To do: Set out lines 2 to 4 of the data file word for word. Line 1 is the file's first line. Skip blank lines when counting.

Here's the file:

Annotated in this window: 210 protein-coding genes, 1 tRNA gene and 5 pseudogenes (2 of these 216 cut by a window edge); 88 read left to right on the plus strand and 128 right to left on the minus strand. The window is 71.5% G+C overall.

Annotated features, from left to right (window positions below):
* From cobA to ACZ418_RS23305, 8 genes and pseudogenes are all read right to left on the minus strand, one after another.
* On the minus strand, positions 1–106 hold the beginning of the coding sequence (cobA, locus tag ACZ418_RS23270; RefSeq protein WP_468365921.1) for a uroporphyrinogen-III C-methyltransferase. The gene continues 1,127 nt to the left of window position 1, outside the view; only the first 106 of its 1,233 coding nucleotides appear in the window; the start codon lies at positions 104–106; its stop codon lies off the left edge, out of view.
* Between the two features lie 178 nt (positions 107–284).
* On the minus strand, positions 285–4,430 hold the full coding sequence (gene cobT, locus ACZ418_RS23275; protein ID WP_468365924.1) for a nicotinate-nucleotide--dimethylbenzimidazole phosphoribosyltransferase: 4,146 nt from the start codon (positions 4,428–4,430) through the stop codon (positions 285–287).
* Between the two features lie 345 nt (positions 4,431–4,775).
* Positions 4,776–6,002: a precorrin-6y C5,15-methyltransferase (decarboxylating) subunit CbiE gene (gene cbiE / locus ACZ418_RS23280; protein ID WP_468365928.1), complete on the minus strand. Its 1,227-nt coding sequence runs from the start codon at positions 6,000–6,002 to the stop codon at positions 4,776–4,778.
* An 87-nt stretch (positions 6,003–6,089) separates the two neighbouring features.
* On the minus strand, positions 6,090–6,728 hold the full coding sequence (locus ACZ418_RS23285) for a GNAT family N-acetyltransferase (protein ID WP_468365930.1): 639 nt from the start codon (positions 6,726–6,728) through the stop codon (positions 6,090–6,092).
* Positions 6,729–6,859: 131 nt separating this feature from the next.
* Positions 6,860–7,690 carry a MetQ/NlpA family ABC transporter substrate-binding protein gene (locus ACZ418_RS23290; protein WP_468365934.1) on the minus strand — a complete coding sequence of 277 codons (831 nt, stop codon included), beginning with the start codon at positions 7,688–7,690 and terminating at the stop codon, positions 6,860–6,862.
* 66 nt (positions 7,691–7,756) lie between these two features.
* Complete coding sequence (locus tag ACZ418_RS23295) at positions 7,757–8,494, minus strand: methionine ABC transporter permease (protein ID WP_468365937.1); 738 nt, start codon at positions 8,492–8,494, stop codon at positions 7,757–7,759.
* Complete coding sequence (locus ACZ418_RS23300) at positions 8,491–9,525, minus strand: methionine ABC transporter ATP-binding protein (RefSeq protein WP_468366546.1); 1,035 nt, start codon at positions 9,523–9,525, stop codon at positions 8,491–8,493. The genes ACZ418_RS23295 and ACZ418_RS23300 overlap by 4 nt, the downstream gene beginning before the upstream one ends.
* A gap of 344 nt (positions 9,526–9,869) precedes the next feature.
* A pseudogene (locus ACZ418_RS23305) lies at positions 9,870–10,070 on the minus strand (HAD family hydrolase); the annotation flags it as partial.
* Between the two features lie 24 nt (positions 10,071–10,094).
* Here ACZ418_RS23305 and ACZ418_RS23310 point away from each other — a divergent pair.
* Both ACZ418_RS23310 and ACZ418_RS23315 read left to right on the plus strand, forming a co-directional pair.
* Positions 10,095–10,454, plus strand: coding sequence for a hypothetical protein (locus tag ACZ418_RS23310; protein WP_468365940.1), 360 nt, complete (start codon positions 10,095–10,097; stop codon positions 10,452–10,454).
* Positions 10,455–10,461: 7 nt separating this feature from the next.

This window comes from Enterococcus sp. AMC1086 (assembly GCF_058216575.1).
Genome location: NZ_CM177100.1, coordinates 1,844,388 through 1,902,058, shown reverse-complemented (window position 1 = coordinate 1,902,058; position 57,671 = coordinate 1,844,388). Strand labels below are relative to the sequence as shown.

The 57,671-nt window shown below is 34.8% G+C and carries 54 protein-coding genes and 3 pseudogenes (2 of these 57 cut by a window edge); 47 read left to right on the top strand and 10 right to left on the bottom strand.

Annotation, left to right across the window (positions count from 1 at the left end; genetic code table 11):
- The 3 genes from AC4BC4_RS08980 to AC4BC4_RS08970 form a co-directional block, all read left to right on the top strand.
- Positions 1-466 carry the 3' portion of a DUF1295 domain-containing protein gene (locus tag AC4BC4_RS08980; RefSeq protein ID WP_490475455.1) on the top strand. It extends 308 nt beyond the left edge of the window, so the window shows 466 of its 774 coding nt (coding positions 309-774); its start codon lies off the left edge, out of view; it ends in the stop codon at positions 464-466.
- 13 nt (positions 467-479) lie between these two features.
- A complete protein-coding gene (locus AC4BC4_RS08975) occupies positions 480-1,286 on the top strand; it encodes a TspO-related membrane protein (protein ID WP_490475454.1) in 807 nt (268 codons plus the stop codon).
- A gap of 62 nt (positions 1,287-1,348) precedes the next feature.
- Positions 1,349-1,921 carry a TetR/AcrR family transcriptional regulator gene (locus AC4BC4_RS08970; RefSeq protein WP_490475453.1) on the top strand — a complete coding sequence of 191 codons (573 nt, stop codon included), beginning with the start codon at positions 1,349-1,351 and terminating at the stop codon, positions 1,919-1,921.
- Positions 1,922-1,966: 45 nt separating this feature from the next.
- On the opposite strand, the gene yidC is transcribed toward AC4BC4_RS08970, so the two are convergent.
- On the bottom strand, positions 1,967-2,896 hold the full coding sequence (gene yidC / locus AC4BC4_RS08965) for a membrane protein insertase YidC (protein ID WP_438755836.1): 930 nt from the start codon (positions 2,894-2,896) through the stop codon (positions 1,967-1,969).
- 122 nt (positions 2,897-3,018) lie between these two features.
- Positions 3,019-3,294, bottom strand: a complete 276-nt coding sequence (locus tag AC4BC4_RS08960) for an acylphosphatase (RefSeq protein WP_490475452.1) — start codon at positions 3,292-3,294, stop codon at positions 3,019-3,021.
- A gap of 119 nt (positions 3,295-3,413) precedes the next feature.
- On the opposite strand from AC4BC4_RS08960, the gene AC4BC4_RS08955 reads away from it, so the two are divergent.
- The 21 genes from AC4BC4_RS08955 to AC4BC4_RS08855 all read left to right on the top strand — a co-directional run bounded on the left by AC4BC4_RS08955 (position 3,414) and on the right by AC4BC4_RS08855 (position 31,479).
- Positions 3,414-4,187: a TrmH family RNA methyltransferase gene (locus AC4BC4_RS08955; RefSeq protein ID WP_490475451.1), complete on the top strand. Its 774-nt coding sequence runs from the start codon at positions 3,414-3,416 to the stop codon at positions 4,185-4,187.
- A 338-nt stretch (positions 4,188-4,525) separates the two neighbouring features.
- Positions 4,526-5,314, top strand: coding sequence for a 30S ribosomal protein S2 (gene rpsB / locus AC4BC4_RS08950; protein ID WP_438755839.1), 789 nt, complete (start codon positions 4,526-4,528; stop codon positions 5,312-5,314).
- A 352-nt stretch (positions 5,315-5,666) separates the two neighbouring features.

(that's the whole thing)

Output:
Annotated features, from left to right (window positions below):
* From cobA to ACZ418_RS23305, 8 genes and pseudogenes are all read right to left on the minus strand, one after another.
* On the minus strand, positions 1–106 hold the beginning of the coding sequence (cobA, locus tag ACZ418_RS23270; RefSeq protein WP_468365921.1) for a uroporphyrinogen-III C-methyltransferase. The gene continues 1,127 nt to the left of window position 1, outside the view; only the first 106 of its 1,233 coding nucleotides appear in the window; the start codon lies at positions 104–106; its stop codon lies off the left edge, out of view.